How Many Tigers Are Left in the World?
Everywhere they live, tiger populations are threatened.
The surviving species
Tigers (Panthera tigris) are the biggest of the world’s cats. They are fierce, solitary animals that hunt across many miles, at speeds of up to 65 miles per hour, for their prey of antelope and wild pigs and can weigh up to 660 pounds.
Before we can answer how many tigers are left in the world, consider how many species are extinct. As recently as 100 years ago, eight subspecies were ubiquitous throughout Asia, according to National Geographic. Today, three of those subspecies—Capsian (Panthera tigris virgata), found from eastern Turkey to western China; Bali (Panthera tigris balica), native to that Indonesian island; and Javan (Panthera tigris sondaica), another hyper-local Indonesia cat—have gone extinct.
The remaining five subspecies have been victims of poaching, what’s known as retaliatory killings, and extreme habitat and hunting range loss that’s down to 7 percent of its original size. Not surprisingly, their populations are all exceedingly vulnerable, with a mere 3,890 still extant in the wild, as the New York Times reported in 2016. The good news: This figure actually represents an increase—up from 3,200 in 2010. Can that good news continue? Below, we take a look at these majestic animals.
Sumatran Tiger (Panthera tigris sumatrae)
These tigers are the smallest of the remaining five subspecies, with males measuring up to 98-inches long and weighing as much as 310 pounds, and females measuring up to 91-inches long and weighing in at some 240 pounds. They have the darkest fur, with the densest black lines; like all tiger species, the pattern of their striping is as individual as human fingerprints. They’re the last remaining subspecies of island tiger, existing only on the Indonesian island of Sumatra.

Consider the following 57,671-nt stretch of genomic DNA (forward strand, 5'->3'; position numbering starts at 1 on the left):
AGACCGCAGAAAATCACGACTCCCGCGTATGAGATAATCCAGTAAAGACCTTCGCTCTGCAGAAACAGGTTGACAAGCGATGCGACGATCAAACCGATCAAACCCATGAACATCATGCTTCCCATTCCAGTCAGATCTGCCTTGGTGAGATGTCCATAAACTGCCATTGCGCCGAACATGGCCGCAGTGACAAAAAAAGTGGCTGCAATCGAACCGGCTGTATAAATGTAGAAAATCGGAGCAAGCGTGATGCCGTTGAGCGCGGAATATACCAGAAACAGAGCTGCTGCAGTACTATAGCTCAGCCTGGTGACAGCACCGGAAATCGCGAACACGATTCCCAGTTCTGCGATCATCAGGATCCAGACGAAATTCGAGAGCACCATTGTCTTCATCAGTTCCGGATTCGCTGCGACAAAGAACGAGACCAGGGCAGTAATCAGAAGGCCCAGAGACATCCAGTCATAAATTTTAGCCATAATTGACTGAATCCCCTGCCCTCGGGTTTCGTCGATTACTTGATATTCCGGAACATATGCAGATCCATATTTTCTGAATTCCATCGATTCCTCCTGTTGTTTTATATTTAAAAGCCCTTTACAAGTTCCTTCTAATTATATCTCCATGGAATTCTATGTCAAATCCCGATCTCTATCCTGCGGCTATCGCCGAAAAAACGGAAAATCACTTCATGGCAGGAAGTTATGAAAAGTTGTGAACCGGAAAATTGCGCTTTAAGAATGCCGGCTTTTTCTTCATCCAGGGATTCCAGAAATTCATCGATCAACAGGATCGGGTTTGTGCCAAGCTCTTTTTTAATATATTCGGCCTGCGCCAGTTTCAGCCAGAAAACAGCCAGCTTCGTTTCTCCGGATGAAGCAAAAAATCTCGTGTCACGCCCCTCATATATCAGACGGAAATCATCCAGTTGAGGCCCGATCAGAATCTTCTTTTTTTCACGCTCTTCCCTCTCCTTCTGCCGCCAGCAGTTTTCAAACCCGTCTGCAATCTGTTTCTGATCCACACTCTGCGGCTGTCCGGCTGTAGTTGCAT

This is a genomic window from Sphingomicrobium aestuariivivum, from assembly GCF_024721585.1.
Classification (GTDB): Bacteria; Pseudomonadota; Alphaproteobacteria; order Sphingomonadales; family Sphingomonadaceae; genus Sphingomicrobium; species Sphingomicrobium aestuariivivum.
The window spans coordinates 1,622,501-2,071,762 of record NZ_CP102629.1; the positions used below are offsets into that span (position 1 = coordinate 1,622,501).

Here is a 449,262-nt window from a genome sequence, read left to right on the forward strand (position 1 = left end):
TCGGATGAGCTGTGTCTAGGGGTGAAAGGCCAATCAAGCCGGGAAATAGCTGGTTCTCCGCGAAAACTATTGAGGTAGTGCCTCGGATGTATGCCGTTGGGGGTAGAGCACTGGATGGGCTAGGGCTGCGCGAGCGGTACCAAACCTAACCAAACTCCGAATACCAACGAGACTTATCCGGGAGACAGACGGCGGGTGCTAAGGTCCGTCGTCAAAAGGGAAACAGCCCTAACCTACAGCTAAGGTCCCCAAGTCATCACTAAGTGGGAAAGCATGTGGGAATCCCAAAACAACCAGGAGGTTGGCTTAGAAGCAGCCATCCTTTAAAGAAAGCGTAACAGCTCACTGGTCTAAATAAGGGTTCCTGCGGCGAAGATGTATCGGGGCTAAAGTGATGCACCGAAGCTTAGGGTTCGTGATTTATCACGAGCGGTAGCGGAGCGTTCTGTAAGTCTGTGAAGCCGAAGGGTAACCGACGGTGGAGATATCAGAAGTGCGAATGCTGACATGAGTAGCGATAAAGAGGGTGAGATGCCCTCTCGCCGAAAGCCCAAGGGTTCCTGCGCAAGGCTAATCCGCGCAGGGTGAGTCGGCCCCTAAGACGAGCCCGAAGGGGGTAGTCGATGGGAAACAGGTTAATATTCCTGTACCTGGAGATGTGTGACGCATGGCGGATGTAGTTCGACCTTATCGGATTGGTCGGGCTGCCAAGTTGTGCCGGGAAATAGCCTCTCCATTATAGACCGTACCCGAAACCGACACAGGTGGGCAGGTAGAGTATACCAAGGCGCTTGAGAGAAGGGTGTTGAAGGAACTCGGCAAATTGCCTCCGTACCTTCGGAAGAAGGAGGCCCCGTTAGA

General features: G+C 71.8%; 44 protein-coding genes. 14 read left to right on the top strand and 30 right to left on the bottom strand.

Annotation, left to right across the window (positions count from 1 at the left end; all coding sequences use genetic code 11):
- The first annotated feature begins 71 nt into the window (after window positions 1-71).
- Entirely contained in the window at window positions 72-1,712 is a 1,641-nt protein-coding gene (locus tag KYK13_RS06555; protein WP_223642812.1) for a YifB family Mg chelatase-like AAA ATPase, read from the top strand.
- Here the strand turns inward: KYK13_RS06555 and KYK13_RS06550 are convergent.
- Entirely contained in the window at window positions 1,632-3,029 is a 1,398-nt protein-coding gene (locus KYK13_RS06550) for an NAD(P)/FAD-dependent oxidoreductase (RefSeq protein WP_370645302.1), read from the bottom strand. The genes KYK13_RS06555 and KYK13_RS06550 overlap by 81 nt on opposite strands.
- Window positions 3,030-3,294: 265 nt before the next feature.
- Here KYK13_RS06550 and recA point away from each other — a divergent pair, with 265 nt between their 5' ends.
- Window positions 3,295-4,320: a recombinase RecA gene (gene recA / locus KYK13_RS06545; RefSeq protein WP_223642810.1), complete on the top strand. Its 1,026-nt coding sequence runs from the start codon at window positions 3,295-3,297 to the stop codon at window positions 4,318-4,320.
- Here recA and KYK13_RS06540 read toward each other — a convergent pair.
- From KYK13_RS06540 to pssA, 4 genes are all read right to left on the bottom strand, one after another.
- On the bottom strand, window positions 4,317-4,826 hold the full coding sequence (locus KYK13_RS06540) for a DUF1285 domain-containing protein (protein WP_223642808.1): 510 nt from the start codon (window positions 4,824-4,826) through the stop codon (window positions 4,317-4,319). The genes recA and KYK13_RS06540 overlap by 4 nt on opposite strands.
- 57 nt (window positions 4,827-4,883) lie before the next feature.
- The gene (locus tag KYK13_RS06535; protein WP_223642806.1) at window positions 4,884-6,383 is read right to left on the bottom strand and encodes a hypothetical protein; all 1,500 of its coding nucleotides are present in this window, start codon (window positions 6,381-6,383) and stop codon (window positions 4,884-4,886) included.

Sumatran tiger facts
Sumatran tigers eat a specialized native diet: tapirs, greater mouse-deer, and porcupines, for example. They prefer to live in dense forests, sometimes at high altitudes, avoiding humans. Solitary like all tigers, they come together only to mate; females can give birth to from two to six cubs per litter.
How many Sumatran tigers are left in the world?
In 1978, the count of Sumatran tigers was 1,000. Today, those numbers are greatly diminished and hover down at less than 400 individuals in the wild. They’ve been listed as critically endangered on International Union for Conservation of Nature’s red list since 2008. And, despite the fact that hunting this tiger is punishable with steep fines and jail time, according to the World Wildlife Fund, (WWF), poaching continues, as does extreme habitat loss. Experts fear it will soon become extinct, just like these other animals that could disappear in your lifetime.
Bengal Tiger (Panthera tigris tigris)
These days found mostly in India—although there are some in China, Bangladesh, and Nepal as well—the Bengal tiger is the only tiger that exists, not only with classic black stripes over orange fur but also in a white iteration. Males can grow to ten feet long and 550 pounds, and they have thrived in the past in both dry and wet deciduous forests, grasslands, and mangrove forests, according to WWF.
How many Bengal tigers are left in the world?
Bengal tigers are actually the most populous of all the remaining tiger subspecies, with numbers estimated to be at around 2,500 individuals in the wild. Nevertheless, they face the same, increasingly common, challenges—namely, poaching (their coats and various body parts, like bones, are still, unfortunately, highly prized in some international markets), and habitat loss. India has created preserves to help stabilize their numbers, reports Animal Planet, but they remained listed as Endangered. Other animals of the Indian subcontinent, including elephants, are also in trouble.
Bengal tigers in danger
At least one population of Bengal tigers, in Bangladesh, is facing an even harsher reality brought about by climate change. As the New York Times reports, sea level rise and intense flooding are leading not only to loss of critically necessary habitat but a change in vegetation that may have calamitous effects on the food web that supports predator tigers and all other animals on down the food chain.